Vulcan names used among non-Vulcans were, at best, only approximations of actual Vulcan names; correct pronunciations using non-Vulcan phonemes, and accurate type-setting using, for perhaps the best example, the Roman alphabetical nucleus of the English language, of Vulcan family names had a tendency to defy non-Vulcan efforts to do either. (TOS: "This Side of Paradise", "Journey to Babel", et al.)
The Vulcan written language had several different forms, some of which combined with each other.
The primary version resembled terrestrial musical notes and was written in vertical columns running top-to-bottom, left-to-right. The primary Vulcan script consisted of a central staff, along which spirals, long and short dashes, and dots were written. (ENT: "The Seventh")
A more intricate version of the musical notation-like text was used in ancient times by the Vulcans. This type was written in the Kir'Shara, as well as engraved on the walls of P'Jem. (ENT: "The Andorian Incident", "Kir'Shara")
A second writing system consisted of simple squiggles, spirals, and dots and could be used separately or in tandem with the primary script. A sequence of several symbols from this script appeared on many forms of Vulcan clothing. This script was also written vertically. (Star Trek: The Motion Picture; Star Trek IV: The Voyage Home; ENT: "Breaking the Ice", "Fusion", "Stigma", "Awakening", et al.)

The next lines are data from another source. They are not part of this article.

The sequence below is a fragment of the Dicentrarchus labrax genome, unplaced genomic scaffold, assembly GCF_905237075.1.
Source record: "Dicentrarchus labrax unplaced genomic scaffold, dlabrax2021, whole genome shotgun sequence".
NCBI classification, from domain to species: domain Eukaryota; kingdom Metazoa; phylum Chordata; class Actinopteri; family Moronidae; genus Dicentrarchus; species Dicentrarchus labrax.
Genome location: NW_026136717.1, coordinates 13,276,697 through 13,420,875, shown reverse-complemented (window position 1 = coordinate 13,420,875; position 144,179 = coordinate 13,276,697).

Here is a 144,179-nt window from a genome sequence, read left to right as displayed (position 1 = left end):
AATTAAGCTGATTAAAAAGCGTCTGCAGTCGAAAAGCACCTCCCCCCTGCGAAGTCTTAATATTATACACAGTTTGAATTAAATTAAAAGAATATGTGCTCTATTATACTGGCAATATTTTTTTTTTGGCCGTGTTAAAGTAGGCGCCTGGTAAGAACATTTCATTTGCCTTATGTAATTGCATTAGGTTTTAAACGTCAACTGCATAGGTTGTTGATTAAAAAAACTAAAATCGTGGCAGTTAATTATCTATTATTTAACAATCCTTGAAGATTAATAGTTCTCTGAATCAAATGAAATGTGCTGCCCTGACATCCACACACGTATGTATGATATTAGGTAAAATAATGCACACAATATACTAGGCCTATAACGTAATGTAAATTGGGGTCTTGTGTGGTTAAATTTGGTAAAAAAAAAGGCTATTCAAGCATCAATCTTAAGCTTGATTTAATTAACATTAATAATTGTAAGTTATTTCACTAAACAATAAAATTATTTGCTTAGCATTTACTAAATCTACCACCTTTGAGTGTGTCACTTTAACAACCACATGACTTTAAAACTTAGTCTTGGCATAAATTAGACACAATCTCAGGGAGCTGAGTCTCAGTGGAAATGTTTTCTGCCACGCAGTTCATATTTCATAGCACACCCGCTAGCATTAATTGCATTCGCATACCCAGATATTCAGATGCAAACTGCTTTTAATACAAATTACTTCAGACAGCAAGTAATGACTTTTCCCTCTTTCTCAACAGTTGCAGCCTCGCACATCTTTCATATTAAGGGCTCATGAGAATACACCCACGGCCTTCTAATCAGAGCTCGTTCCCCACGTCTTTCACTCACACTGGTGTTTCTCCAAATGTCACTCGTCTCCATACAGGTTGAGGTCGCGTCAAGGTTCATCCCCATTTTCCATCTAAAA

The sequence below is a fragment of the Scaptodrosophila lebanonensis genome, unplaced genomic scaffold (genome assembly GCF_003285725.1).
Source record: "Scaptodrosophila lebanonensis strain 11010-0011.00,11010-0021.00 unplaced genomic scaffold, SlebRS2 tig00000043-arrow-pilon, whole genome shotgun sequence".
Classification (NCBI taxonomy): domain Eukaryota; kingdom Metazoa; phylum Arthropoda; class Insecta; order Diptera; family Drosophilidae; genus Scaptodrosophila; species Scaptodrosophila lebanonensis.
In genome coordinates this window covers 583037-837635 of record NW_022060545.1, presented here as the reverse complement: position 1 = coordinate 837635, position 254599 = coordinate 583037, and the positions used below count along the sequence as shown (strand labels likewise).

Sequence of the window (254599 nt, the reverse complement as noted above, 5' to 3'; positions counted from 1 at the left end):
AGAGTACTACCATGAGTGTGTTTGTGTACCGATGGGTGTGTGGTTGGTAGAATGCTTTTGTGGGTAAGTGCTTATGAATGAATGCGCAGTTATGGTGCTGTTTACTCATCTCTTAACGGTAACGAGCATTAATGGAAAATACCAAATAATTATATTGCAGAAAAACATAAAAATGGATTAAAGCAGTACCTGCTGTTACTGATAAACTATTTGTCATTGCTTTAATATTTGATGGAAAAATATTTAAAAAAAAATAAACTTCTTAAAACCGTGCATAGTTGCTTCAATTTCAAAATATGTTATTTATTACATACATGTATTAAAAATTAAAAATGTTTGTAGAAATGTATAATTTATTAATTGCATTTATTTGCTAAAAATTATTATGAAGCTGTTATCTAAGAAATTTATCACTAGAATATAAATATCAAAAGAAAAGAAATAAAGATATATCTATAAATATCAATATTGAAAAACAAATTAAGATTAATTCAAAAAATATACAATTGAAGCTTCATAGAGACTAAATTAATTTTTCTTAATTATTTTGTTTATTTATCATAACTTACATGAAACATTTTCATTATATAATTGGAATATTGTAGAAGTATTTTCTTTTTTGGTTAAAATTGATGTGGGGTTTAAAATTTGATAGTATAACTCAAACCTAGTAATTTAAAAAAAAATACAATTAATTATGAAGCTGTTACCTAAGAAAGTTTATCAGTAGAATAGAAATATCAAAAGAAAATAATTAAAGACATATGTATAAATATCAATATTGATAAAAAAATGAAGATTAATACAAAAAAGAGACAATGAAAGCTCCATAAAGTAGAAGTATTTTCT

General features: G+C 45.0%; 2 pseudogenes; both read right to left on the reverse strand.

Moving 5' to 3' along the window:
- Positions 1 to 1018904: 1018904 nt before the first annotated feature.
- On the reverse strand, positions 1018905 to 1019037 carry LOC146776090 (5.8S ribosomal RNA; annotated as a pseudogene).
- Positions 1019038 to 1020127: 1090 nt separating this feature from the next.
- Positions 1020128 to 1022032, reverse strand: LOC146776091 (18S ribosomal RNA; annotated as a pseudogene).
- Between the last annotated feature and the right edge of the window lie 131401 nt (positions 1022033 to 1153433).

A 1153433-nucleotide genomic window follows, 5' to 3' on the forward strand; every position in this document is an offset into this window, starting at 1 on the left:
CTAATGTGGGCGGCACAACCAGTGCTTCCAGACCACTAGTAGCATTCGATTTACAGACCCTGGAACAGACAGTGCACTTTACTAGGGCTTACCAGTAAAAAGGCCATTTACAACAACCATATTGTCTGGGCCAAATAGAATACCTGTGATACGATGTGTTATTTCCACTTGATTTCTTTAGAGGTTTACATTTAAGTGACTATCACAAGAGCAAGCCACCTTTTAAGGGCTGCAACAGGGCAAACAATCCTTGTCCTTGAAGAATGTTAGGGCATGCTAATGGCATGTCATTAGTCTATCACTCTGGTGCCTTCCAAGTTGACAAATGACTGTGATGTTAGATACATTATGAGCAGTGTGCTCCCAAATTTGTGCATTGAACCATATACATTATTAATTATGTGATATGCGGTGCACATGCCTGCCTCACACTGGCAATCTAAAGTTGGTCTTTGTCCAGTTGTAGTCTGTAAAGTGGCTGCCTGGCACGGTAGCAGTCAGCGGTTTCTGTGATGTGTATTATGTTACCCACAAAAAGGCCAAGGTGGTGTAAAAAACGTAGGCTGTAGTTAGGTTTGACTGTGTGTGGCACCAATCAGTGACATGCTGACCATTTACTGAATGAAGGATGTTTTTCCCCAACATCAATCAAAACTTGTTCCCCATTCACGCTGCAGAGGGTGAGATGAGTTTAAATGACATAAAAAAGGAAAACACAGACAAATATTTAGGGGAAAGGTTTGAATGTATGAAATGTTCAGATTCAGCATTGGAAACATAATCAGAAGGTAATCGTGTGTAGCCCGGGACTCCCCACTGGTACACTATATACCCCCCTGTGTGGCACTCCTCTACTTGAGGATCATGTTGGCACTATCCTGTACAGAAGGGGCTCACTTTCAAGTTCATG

A third cuneiform-like script appeared on Vulcan starship hulls and in some Vulcan homes and temples. This script appeared to run left-to-right like many Terran languages. (Star Trek: The Motion Picture; TNG: "Unification II")
Examples of spoken languageEdit
- Pon farr
- time of mating
- Marriage or challenge
- Dakh orfikkel aushfamaluhr shaukaush fi'aifa mazhiv
- Our ancestors cast out their animal passions on these very sands
- Sha'koshtri korseivel bai'elkhrul-akteibuhl t'Kolinahr
- saving our race through the attainment of Kolinahr.
- Nahp - hif-bi tu throks
- Your thoughts... give them to me
- Kashkau - Spohkh - wuhkuh eh teretuhr
- Our minds are joined, Spock... together, and as one.
- T'Ish hokni'es kwi'shoret
- I sense the consciousness calling to you from space...
- Estuhl terrupik khaf - Spohkh
- Your human blood is touched by it, Spock.
- vravshal srashiv t'Kolinahr
- You have not yet attained Kolinahr.
- T'I kilko-srashiv kitok-wilat
- He must search elsewhere for his answer.
- I'tah tehrai k'etwel
- He shall not find it here.
- Dif-tor heh smusma, Spohkh
- Live long and prosper, Spock. (Star Trek: The Motion Picture)
- Gishen worla ihk-banut.
- He's never what I expect.
- Wakli ak'wikman - ot-lan?
- What surprises you, lieutenant?
- Ish-veh ni... komihn.
- He's so... human.
- Kling akhlami buhfik - Saavik-kam.
- Nobody's perfect, Saavik. (Star Trek II: The Wrath of Khan)
- Saavik wimish. Kup-stariben?
- I am Saavik. Can you speak?
- Dom - ki'sarlah
- So, it has come
- Dungi tu sahrafel?
- Will you trust me? (Star Trek III: The Search for Spock)
- Ghishun tanfi bosh dwener?
- Why is he here?
- Pod Tucker avalde keru... Vulkanfi tozhi dawru.